With the Water Resources Development Act now in the hands of President George Bush, Oklahoma leaders are waiting to see of the President is going to buck the bi-partisan support and veto the bill.
If Bush follows through with his threatened veto, Oklahomans will feel the hit - including resident in the Tar Creek Superfund site who have not yet been included in a federally funded, state-led buyout.
An estimated $30 million is tucked into the WRDA bill. U.S. Sen. Jim Inhofe insisted on the authorization language that, upon appropriation of the funding, is expected to complete the buyout project.
Members of the Lead Impacted Communities Relocation Assistance Trust has just recently exhausted funding available to it for the purchase of property.
Funds remaining in the trust's accounts are obligated for demolition use.
The process of selecting a demolition contractor for homes already purchased will be picked up at the next meeting of the trust.
The WRDA bill, however, holds more in store for Oklahoma - pending a successful exit from the President's desk.
“This bill is one of the most comprehensive pieces of water legislation ever passed,” said Duane Smith, Executive Director of the Oklahoma Water Resources Board (OWRB). “Specifically for Oklahoma, it provides funds for the statewide Comprehensive Water Plan as well as several vital water projects that have been on hold for some time. Senator Inhofe's tremendous leadership has been instrumental in obtaining WRDA consideration for Oklahoma projects. In fact, our entire Congressional delegation has worked to ensure that Oklahoma's water resource needs are brought to the forefront.”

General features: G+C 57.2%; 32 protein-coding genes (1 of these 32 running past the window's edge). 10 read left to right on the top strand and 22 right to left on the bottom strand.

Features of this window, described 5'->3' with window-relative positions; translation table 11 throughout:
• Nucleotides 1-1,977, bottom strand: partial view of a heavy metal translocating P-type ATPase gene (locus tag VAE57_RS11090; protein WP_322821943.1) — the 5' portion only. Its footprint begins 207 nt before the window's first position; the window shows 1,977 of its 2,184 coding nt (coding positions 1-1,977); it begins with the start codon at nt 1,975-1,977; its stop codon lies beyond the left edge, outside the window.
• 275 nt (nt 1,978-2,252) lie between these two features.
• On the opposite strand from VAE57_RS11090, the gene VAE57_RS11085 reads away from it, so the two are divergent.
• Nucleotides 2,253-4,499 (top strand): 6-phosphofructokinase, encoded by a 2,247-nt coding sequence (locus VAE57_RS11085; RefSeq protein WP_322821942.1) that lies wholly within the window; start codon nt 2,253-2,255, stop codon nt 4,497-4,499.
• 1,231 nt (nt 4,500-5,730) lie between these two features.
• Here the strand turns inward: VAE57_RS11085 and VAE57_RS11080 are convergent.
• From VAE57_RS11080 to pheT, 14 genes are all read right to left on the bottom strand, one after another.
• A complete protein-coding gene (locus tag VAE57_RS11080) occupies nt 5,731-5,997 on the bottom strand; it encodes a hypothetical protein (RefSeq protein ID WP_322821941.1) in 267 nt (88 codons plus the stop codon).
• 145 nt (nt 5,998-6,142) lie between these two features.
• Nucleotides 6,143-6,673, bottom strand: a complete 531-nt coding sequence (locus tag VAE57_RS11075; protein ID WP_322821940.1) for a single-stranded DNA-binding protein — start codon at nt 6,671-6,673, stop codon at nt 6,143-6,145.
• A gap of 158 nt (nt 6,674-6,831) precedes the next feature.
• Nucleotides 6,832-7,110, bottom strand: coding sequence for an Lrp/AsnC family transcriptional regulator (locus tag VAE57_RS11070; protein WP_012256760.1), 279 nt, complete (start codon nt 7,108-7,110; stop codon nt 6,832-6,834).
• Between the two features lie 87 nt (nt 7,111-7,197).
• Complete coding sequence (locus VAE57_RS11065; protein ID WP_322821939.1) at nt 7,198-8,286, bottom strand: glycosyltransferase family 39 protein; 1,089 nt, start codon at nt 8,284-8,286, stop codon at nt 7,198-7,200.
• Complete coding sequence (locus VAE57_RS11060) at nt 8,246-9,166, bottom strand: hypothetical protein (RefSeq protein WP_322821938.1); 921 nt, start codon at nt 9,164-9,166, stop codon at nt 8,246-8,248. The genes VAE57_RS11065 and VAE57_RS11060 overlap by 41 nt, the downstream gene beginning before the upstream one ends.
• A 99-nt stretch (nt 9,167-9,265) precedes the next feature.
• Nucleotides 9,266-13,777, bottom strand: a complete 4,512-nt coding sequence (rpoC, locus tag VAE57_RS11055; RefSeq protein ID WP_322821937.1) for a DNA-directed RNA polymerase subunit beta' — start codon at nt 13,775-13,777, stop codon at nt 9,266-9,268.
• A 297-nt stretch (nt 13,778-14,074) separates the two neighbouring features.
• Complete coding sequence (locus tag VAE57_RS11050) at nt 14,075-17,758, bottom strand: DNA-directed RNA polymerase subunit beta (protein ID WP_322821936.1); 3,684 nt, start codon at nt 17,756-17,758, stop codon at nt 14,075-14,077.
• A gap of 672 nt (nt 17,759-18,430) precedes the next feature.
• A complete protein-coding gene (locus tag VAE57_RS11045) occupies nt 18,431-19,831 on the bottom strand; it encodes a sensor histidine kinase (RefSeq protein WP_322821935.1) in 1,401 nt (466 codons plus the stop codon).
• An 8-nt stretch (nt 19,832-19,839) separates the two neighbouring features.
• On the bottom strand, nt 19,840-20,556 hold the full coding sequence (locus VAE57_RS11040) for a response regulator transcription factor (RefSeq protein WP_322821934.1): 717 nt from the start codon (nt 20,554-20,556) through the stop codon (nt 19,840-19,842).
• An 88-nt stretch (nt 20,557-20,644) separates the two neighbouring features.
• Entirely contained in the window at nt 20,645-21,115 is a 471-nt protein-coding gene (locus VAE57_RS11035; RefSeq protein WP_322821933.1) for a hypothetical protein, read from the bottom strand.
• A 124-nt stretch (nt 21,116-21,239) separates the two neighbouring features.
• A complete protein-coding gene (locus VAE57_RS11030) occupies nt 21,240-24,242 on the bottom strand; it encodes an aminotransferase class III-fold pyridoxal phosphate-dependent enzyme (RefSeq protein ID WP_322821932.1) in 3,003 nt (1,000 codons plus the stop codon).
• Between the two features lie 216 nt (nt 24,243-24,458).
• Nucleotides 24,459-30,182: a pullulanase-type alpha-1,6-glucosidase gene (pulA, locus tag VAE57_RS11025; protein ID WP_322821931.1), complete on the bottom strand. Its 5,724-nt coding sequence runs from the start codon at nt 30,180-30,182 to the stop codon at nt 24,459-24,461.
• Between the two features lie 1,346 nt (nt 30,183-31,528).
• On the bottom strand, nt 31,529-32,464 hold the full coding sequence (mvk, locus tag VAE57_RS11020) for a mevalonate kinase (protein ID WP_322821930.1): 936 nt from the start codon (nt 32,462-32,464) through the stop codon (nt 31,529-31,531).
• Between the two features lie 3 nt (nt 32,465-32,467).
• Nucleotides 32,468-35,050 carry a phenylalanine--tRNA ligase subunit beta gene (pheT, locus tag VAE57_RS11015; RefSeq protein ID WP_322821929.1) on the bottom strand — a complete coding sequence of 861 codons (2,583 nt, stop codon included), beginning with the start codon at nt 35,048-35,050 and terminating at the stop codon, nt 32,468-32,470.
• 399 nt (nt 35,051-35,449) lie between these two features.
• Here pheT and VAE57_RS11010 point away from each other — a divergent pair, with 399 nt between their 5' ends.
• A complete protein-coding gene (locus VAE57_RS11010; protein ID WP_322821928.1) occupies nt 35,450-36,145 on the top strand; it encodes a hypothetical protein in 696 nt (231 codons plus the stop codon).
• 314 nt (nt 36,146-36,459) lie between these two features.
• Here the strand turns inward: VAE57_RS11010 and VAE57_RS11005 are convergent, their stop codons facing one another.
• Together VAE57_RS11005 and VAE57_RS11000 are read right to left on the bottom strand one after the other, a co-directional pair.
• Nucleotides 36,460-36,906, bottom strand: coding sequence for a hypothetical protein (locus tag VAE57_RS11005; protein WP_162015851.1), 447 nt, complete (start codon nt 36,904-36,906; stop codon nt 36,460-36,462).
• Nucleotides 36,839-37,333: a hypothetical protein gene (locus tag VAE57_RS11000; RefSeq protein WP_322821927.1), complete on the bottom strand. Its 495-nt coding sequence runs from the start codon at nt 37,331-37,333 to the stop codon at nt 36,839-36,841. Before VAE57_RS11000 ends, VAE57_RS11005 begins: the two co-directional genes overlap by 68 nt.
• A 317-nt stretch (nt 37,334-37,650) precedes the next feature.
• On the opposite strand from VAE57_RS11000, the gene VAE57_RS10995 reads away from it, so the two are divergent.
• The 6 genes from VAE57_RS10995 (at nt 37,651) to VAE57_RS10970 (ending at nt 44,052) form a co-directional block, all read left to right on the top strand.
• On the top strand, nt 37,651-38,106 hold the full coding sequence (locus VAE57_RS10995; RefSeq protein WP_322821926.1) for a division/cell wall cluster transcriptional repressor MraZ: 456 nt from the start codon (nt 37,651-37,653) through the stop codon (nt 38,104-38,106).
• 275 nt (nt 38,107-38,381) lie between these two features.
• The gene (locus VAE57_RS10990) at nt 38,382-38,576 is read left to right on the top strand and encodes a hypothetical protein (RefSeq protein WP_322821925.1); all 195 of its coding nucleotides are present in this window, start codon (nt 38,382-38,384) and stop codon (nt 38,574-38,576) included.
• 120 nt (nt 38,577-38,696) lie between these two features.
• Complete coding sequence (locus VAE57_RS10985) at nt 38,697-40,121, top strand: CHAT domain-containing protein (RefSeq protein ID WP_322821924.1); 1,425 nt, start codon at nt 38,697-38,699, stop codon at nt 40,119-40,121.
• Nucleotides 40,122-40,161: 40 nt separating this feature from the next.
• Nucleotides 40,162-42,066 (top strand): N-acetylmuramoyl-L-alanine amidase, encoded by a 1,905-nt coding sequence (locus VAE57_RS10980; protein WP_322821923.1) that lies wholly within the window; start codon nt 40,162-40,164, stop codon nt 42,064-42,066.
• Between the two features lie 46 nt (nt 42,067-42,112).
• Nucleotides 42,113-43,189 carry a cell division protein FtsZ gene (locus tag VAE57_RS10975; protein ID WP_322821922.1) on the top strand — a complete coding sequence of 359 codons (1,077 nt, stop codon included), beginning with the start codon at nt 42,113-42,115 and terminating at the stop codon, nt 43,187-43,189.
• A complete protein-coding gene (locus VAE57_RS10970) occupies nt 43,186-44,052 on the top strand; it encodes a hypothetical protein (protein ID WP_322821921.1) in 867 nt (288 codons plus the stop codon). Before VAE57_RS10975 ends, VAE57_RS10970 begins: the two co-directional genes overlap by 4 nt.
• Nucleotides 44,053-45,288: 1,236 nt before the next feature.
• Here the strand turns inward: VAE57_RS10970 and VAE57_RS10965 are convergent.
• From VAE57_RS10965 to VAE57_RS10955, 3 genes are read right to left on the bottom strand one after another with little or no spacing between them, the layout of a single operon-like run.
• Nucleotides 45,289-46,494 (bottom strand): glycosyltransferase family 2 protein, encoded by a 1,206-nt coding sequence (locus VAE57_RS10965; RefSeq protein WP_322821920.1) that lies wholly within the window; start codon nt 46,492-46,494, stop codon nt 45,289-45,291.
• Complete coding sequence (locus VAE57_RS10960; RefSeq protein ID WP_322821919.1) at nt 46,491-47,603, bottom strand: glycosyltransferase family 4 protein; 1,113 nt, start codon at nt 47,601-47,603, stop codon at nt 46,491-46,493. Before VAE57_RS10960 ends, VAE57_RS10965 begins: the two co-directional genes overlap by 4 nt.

The last WRDA legislation was passed in 2000. Senator Inhofe has been particularly keen on securing federal funds required for the study of water use and identification of future water needs in Oklahoma. The bill specifically targets water planning in Oklahoma by providing $6.5 million to update the Oklahoma Comprehensive Water Plan (OCWP), administered by the OWRB. Last summer, the Oklahoma State Legislature appropriated funds through the Gross Production Tax for the Water Plan update, a five-year study that is now well under way. While this funding goes a long way toward the overall planning effort, according to Smith, federal matching dollars will be particular valuable in underwriting technical studies and accessing related engineering resources available through the U.S. Army Corps of Engineers.
“The major focus of this new Water Plan is to establish long-term plans for Oklahoma's water systems, provide the necessary infrastructure and water supply for future growth, and through various studies, discover potential solutions to the state's most imminent water problems and issues,” Smith said. “This unprecedented analysis of Oklahoma's water resources is an enormous undertaking and will require federal assistance. The persistence and dedication of our Congressional delegation are making this all possible.”
The WRDA bill also specifically includes funding for water and wastewater projects across the state that are within the scope of the OCWP for the communities of Ada, Norman, Bethany, Woodward, Durant, Ardmore, Midwest City, Guymon, Bartlesville, Mustang, and several others, as well as $5 million for water-related infrastructure improvement projects at the Lugert-Altus Irrigation District, near Altus.
Some of the other provisions include the creation of a lake advisory committee at Lake Eufaula, removing restrictions on local development plans at Lake Texoma, and encouraging recreational development on all of Oklahoma's Corps lakes through public-private partnerships.